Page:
September 27, 2001: Peaceniks usually right, but not now

 

Chances are, you've never heard of Jeanette Rankin. It was immediately after the surprise attack on Pearl Harbor that she became, for a moment, famous. Or maybe the word is, infamous.

Congress was in session to consider a declaration of war. For most Americans, this was little more than a formality. Before the attack, there had been a lively peace movement in this country - people determined, at all costs, to keep the U.S. out of the conflagration in Europe. Afterward, the hue and cry everywhere was for war.

So it was something of a surprise when Rankin, a Republican representative from Montana, cast the lone vote in opposition. Her dissent so outraged onlookers that an angry mob chased the committed pacifist through the corridors of the Capitol, finally cornering her in a phone booth. Only police intervention allowed her to safely escape.

I've always liked Jeanette Rankin. Always appreciated the lonely courage of her stand.

Something like that stand is beginning to emerge in the wake of Sept. 11. As the country cries out for war, peace rallies have broken out on college campuses nationwide. There have been ecclesiastical statements urging against military action. Social activists like Harry Belafonte and Rosa Parks are questioning the wisdom of retaliation. And a letter making the rounds on the Internet urges America to ``bomb'' Afghanistan with butter, rice and other staples the starving poor of that wretched country find in short supply.

Some in the peace movement simply oppose an indiscriminate military campaign that cannot help but target innocent civilians along with the thugs who have hijacked their country - an argument with which I have no quarrel. But others crusade against any military response, period. For them, as for Jeanette Rankin, I suppose, no provocation ever justifies the use of force.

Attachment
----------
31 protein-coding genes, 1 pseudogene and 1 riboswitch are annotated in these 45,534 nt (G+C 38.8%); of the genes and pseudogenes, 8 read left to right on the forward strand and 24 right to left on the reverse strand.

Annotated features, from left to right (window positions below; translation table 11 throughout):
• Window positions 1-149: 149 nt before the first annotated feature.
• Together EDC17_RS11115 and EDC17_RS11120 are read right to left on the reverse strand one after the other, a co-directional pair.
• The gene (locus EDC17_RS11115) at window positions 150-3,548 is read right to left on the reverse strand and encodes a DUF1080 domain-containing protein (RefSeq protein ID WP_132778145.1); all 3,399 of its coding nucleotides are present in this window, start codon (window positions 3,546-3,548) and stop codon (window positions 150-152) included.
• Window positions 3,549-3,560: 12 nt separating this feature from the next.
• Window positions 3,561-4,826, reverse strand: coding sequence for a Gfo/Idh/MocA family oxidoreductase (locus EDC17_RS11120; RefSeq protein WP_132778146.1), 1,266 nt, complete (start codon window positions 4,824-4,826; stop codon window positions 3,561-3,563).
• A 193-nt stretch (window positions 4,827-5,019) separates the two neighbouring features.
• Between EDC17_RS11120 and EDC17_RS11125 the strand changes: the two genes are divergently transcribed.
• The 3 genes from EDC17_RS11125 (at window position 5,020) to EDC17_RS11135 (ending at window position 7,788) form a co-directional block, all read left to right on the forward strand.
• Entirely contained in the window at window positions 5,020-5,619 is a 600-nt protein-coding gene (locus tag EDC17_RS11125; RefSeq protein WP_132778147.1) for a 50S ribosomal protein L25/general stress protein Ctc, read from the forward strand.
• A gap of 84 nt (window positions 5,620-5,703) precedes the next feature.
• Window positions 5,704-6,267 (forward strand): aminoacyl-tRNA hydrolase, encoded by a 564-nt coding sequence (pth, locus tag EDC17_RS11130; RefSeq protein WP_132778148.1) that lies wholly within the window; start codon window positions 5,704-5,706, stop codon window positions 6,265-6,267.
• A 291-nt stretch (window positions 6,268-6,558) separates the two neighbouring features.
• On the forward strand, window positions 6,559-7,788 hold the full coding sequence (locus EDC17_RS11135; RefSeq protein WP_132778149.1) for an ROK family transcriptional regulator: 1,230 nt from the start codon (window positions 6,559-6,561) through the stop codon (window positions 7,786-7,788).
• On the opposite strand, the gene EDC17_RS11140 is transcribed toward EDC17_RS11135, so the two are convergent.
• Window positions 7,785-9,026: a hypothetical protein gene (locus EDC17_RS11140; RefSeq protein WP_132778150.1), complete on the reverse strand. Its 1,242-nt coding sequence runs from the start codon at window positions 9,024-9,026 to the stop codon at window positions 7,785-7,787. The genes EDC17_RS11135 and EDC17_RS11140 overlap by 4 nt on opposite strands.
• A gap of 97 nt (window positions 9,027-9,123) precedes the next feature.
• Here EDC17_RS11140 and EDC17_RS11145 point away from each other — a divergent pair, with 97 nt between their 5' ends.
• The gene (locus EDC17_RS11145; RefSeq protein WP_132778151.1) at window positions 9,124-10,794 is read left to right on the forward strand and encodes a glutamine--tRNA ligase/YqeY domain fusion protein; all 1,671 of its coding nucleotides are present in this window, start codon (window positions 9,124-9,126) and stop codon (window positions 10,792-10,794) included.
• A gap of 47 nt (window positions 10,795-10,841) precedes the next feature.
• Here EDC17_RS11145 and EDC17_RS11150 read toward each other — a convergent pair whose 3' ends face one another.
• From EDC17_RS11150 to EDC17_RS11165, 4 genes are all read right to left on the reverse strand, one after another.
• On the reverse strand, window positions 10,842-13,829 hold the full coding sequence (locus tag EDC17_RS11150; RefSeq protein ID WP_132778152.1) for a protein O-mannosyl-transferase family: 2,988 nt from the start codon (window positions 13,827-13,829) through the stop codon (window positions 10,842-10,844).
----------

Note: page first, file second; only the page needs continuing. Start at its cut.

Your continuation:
I couldn't disagree with that assertion more. Yet I'm pleased to hear it nonetheless. And no, there's not a punch line lurking in that contradiction.

These are troubling times. We've just seen more than 6,000 human lives obliterated, one iconic building grievously damaged and two others destroyed. The people want retribution. We are as united in that as we have ever been in anything.

There's righteousness in that demand. There's also a certain danger. When emotions are this raw, it's easy for a crowd to become a mob, for them to slip across from justified outrage to unthinking fury. It's easy - too easy - to lose any sense of perspective, any claim on the moral high ground, any restraining shred of human reasoning. Not surprisingly, you can already see signs of it happening. Some have said we ought to turn Afghanistan into the proverbial parking lot. Some have said we ought to use nuclear weapons. Some have used their pain and anger as excuses to visit violence upon fellow Americans who are - or simply ``look'' - Arab.

Terrible things can happen when passion is unhindered by reason. So the counterweight the peace movement provides is a valuable one. But at the same time, the argument that violence is never justified is spurious at best.

Martin Luther King was probably the greatest pacifist in American history, a man who was stoned and beaten, yet never raised a hand to retaliate. Yet even he acknowledged that there were times violence was necessary. If called to service in the Second World War, he said in a 1967 sermon, ``I believe that I would have temporarily sacrificed my pacifism because Hitler was such an evil force in history.''

Most Americans are not pacifists, but we are lovers of peace. You'd never know it from our popular entertainment, but we abhor war. Yet the ugly truth is that sometimes, war cannot be avoided. Sometimes, history demands that aggrieved people draw an uncrossable line.

This is one of those times. Otherwise, what comes next? We've already been hit with stolen planes. Is the next hit chemical? Biological? Nuclear? How many lives will that cost? How many families and towns wiped away?

The nascent peace movement will be the necessary conscience of the mob in days to come, and that's a good thing.

But most of us understand - as King did, and as British Prime Minister Neville Chamberlain famously learned - that sometimes, the cost of peace is too high. Sometimes, peace costs more than war.

I like Jeanette Rankin. But she was wrong.

Read more Leonard Pitts Jr. stories from the Miami Herald

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